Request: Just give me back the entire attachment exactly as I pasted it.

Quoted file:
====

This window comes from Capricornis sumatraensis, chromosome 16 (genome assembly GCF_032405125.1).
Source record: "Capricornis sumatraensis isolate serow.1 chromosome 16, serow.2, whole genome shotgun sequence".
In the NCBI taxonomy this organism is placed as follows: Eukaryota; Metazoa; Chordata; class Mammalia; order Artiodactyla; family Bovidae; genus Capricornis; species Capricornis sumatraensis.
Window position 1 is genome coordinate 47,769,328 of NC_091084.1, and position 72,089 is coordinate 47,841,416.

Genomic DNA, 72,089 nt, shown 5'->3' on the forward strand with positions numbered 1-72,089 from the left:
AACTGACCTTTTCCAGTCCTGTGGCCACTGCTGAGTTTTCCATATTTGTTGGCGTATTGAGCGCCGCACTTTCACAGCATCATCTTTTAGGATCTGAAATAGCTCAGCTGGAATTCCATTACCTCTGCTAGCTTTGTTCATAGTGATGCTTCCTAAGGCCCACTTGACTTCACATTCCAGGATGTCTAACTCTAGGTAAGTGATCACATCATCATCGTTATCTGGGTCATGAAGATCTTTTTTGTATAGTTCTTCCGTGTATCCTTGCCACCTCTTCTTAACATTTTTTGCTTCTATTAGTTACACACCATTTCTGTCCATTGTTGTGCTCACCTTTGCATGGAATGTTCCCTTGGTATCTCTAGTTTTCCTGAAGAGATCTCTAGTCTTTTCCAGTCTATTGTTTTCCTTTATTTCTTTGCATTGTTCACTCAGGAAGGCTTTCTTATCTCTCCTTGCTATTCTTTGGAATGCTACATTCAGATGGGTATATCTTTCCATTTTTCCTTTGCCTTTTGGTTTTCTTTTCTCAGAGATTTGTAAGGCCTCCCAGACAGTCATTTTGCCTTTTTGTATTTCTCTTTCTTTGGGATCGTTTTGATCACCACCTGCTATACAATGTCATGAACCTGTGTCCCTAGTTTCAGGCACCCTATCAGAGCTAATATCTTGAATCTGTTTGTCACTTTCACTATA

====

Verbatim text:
This window comes from Capricornis sumatraensis, chromosome 16 (genome assembly GCF_032405125.1).
Source record: "Capricornis sumatraensis isolate serow.1 chromosome 16, serow.2, whole genome shotgun sequence".
In the NCBI taxonomy this organism is placed as follows: Eukaryota; Metazoa; Chordata; class Mammalia; order Artiodactyla; family Bovidae; genus Capricornis; species Capricornis sumatraensis.
Window position 1 is genome coordinate 47,769,328 of NC_091084.1, and position 72,089 is coordinate 47,841,416.

Genomic DNA, 72,089 nt, shown 5'->3' on the forward strand with positions numbered 1-72,089 from the left:
AACTGACCTTTTCCAGTCCTGTGGCCACTGCTGAGTTTTCCATATTTGTTGGCGTATTGAGCGCCGCACTTTCACAGCATCATCTTTTAGGATCTGAAATAGCTCAGCTGGAATTCCATTACCTCTGCTAGCTTTGTTCATAGTGATGCTTCCTAAGGCCCACTTGACTTCACATTCCAGGATGTCTAACTCTAGGTAAGTGATCACATCATCATCGTTATCTGGGTCATGAAGATCTTTTTTGTATAGTTCTTCCGTGTATCCTTGCCACCTCTTCTTAACATTTTTTGCTTCTATTAGTTACACACCATTTCTGTCCATTGTTGTGCTCACCTTTGCATGGAATGTTCCCTTGGTATCTCTAGTTTTCCTGAAGAGATCTCTAGTCTTTTCCAGTCTATTGTTTTCCTTTATTTCTTTGCATTGTTCACTCAGGAAGGCTTTCTTATCTCTCCTTGCTATTCTTTGGAATGCTACATTCAGATGGGTATATCTTTCCATTTTTCCTTTGCCTTTTGGTTTTCTTTTCTCAGAGATTTGTAAGGCCTCCCAGACAGTCATTTTGCCTTTTTGTATTTCTCTTTCTTTGGGATCGTTTTGATCACCACCTGCTATACAATGTCATGAACCTGTGTCCCTAGTTTCAGGCACCCTATCAGAGCTAATATCTTGAATCTGTTTGTCACTTTCACTATA